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United States' Megan Rapinoe, front, celebrates with teammates after scoring the opening goal from a penalty spot during the Women's World Cup round of 16 soccer match between Spain and US at the Stade Auguste-Delaune in Reims, France, Monday, June 24, 2019. (AP Photo/Alessandra Tarantino)United States' Megan Rapinoe, front, celebrates with teammates after scoring the opening goal from a penalty spot during the Women's World Cup round of 16 soccer match between Spain and US at the Stade Auguste-Delaune in Reims, France, Monday, June 24, 2019. (AP Photo/Alessandra Tarantino)

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Before the United States women’s soccer team could possibly celebrate another World Cup victory, host France awaits at 2 p.m. on Friday. Sports editor MATT DANIELS caught up with Illinois soccer coach Janet Rayfield — who arrived Thursday in Paris to watch former Illini coach Jill Ellis and her U.S. team in action — to get her take on the quarterfinal:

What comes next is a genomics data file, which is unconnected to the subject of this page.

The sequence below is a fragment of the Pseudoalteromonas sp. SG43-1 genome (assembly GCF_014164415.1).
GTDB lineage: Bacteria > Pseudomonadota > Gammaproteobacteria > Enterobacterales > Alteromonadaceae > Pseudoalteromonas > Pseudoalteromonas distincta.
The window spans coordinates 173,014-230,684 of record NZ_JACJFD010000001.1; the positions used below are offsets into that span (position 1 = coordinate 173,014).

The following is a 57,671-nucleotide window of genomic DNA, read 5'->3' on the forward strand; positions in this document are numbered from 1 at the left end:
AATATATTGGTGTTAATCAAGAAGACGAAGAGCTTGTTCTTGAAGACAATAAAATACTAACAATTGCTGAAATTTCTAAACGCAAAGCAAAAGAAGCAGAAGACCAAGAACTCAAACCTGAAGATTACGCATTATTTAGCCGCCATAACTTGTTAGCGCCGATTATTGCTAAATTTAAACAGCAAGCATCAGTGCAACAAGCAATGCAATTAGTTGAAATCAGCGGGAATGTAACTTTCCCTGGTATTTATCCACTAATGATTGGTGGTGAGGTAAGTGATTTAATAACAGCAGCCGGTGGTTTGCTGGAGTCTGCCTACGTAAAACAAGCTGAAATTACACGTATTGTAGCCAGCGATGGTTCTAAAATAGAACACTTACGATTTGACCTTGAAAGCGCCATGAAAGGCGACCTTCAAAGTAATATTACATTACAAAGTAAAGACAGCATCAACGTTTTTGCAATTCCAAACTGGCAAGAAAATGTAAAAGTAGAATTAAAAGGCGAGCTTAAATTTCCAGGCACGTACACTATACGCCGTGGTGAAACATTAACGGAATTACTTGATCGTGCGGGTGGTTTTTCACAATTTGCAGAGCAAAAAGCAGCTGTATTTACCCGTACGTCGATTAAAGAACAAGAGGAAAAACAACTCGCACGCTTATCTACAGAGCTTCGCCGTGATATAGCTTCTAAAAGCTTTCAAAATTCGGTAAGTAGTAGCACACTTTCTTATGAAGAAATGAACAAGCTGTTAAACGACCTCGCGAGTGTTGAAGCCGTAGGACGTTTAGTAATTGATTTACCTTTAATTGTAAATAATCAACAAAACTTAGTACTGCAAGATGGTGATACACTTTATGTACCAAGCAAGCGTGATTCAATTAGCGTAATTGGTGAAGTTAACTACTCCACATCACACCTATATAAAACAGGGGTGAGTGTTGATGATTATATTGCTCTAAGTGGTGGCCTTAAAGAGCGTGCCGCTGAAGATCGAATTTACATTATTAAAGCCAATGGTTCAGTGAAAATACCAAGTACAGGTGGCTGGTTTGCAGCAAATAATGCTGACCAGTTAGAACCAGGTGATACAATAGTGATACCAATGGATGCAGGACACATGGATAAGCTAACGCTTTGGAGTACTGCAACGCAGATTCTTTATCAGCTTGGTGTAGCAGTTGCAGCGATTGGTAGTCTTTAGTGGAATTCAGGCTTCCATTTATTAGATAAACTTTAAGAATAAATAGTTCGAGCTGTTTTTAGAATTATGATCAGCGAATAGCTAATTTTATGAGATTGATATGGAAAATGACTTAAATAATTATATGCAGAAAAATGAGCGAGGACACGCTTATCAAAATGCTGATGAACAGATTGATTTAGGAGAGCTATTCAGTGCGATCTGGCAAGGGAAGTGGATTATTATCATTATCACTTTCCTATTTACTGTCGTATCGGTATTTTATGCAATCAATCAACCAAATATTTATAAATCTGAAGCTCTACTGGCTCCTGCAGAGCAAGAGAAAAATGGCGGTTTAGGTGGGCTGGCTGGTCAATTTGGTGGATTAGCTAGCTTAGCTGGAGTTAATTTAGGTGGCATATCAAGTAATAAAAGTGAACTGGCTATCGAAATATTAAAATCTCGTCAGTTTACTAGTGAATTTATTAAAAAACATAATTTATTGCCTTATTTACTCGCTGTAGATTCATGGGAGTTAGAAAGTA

Through four matches in France, how would you assess how the U.S. has played so far in the World Cup?

The first two games you felt good about, but the opponent did not really provide the pressure that we saw against Spain or that we will see from France. Sweden was a solid performance, but they also rested some players. Spain was our first true test, and I think you saw some of the concerns people spoke about in our back line and goalkeeper and their comfort together.

That being said, Jill Ellis has managed their roster, and the depth of that roster could really payoff in these later stages. I love the play of our midfield in Julie Ertz, Sam Mewis, Lindsey Horan and Rose Lavelle. They are such a force, although I am a little biased because I have been fortunate enough to coach all four of them in our U20 and U23 program. They will be the difference.

What challenges will the U.S. have to deal with in playing France?

France’s mobility and varied attack will test our defense in a way that it has not yet been tested. France can overload a flank and really create problems for us defensively.

They have an attack with multiple threats that rivals the U.S. attack, although they’re not as deep on the bench. You have to be aware of Wendie Renard on any type of restart. It could really prove to be a wide-open attacking game with lots of goals. I can’t wait.

If the U.S. beats France, is it safe to assume they win another World Cup?

The round of 16 showed that there is no easy path. Germany and England will sit in our way to repeat and both are formidable opponents.

News-Gazette